There was no room for them in the inn

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Christmas Eve 2013, Year A

Isaiah 9.2-7; Luke 2.1-20

Pastor Renee Splichal Larson


Grace to you and peace from the Word made flesh, Jesus Christ our Savior and Lord.  Amen.

For as long as I can remember I have heard the Christmas story from Luke at least once a year.  Every time I would hear it I thought: “This is a nice story.”  [Certainly when I was little I was wishing it was a little shorter so we could get home and open presents.]  I knew the story.  Perhaps it became even a little less special because I thought I already knew everything there was to know about the story, sort of like an old hat type of thing.

The story became new for me the time I went to celebrate Christmas with my in-laws five years ago.  They have specific traditions they do every Christmas.  One of these traditions is reading out loud the Christmas story from the Gospel of Luke.

With all of us gathered in the room, my Aunt-in-law sat down with a Bible and opened it to Luke chapter 2.  She began to read “In those days…”  She stopped and kept her head down.  After a few moments she began again, “In those days…”  her voice cracked and she stopped.  I started to look around at these new family members of mine to better understand what was happening.  Everyone was still.  She tried again: “In those days a decree when out…” she stopped and looked up.  Tears were running down her face.  “I can’t do this.  Someone else is going to have to read the story.”

I realized then that her mother, who had died 5 years earlier, was the one who had usually read the story of Jesus’ birth.  The tears of my new family members, the remembrance of the loss of a beloved one, and the angels words in the Gospel reading: “Do not be afraid; for see—I am bringing you good news of great joy for all the people (Luke 2.10),” converged that night for me.  It gave me a new way of hearing the story of God coming to earth as a human being, as a vulnerable baby, right into the midst of loss, imperfection, and what Isaiah calls (names as): darkness.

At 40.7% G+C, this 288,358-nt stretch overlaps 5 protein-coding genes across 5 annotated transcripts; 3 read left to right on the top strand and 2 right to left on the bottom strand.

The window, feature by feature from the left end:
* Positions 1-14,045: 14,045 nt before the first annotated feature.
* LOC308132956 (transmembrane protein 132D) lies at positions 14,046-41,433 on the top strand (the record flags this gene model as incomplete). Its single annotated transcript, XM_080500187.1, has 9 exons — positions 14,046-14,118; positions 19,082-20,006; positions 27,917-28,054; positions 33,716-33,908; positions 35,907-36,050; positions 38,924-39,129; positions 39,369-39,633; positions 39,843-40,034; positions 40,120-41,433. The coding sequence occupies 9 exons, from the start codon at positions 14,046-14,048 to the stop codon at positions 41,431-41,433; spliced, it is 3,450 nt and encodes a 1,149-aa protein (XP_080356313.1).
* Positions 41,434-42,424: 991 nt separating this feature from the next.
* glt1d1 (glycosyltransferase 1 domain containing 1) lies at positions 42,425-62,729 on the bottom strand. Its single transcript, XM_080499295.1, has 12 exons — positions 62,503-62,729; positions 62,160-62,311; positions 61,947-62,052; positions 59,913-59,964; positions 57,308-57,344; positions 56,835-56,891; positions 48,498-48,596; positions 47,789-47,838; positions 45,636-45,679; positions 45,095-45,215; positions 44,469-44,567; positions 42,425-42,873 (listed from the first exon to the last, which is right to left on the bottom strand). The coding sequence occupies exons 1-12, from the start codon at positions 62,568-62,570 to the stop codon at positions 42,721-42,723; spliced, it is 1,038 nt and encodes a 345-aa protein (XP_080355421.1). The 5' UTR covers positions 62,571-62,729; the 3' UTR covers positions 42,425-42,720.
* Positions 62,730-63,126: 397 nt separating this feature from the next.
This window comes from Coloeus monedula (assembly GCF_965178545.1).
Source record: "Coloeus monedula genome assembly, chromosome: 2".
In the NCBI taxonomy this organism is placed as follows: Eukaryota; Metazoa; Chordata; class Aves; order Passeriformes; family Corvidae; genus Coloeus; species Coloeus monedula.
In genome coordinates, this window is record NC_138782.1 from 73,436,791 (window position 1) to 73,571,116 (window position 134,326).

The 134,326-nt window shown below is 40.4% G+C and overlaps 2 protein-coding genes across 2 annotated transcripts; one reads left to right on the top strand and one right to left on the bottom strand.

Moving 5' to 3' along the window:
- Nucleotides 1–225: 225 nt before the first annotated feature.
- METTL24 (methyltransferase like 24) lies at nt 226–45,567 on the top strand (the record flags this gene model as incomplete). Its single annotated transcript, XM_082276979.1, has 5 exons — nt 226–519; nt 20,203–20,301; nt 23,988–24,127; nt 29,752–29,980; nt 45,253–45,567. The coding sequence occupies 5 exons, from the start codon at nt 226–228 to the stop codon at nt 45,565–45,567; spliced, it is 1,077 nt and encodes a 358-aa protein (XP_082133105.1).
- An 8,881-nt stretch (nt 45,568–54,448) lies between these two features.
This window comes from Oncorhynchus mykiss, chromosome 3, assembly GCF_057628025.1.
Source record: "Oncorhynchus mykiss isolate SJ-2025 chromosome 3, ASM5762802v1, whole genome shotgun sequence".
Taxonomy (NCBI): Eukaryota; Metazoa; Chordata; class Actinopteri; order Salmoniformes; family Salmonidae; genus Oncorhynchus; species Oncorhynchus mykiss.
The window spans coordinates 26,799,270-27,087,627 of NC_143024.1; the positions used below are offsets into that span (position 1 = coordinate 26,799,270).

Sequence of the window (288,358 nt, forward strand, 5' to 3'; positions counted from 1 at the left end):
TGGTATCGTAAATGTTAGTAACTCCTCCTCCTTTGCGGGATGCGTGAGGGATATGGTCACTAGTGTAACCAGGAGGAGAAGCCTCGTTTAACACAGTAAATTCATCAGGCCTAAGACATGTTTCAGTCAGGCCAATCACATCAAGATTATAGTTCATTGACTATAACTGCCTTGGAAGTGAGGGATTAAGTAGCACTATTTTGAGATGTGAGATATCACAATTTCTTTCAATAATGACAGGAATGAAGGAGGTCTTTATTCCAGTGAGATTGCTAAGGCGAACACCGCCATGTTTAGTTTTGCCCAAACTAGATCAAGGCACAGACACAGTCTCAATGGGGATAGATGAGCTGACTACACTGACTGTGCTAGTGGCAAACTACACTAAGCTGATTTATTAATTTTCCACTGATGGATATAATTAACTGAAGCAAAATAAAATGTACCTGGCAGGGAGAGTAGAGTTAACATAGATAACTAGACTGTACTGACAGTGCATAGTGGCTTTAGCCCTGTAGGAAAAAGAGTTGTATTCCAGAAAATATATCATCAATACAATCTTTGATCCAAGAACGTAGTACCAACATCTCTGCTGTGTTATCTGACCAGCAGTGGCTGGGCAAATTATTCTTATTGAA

I thought I knew the story well, but that night 5 years ago it was like I was hearing it for the first time.  God, like the story, comes to us where we are at and we hear about God’s saving work and presence in the world in new and different ways depending on our situation and how life has changed for us since one year or even five years ago on this night.

What is different for you this year?  How have you changed?  Where does this salvation story meet you tonight especially if you are hearing it literally for the first time?

This Christmas I am particularly drawn to the part of the story where it tells us that “there was no place for them in the inn.”  Mary, the one who bears the Son of God in her womb, and Joseph, the one who has angels visit him in his dreams, and Jesus himself as a new born infant, have no place.  The very first Christmas was so far from what we might think of as perfect.

Mary and Joseph were far from home, there were no doctors or nurses or a clean hospital bed in order for her to give birth.  None of their family members or friends were there for support.  Who knows what food they had or where they would get their next meal.  With this less than perfect and actually quite desperate situation, God shows up and is more present in the world than ever through this little baby named, Jesus.

There is a certain culture built up around Christmas that if we don’t have money to buy presents, if we don’t have a big turkey on the table and Christmas cookies, if we are not in a certain place with certain people, if we have family problems, then Christmas is less than perfect, and is even painful, lonely, and hard.  This is especially true if a loved one has died, or if for many of you, you cannot be wherever home is tonight.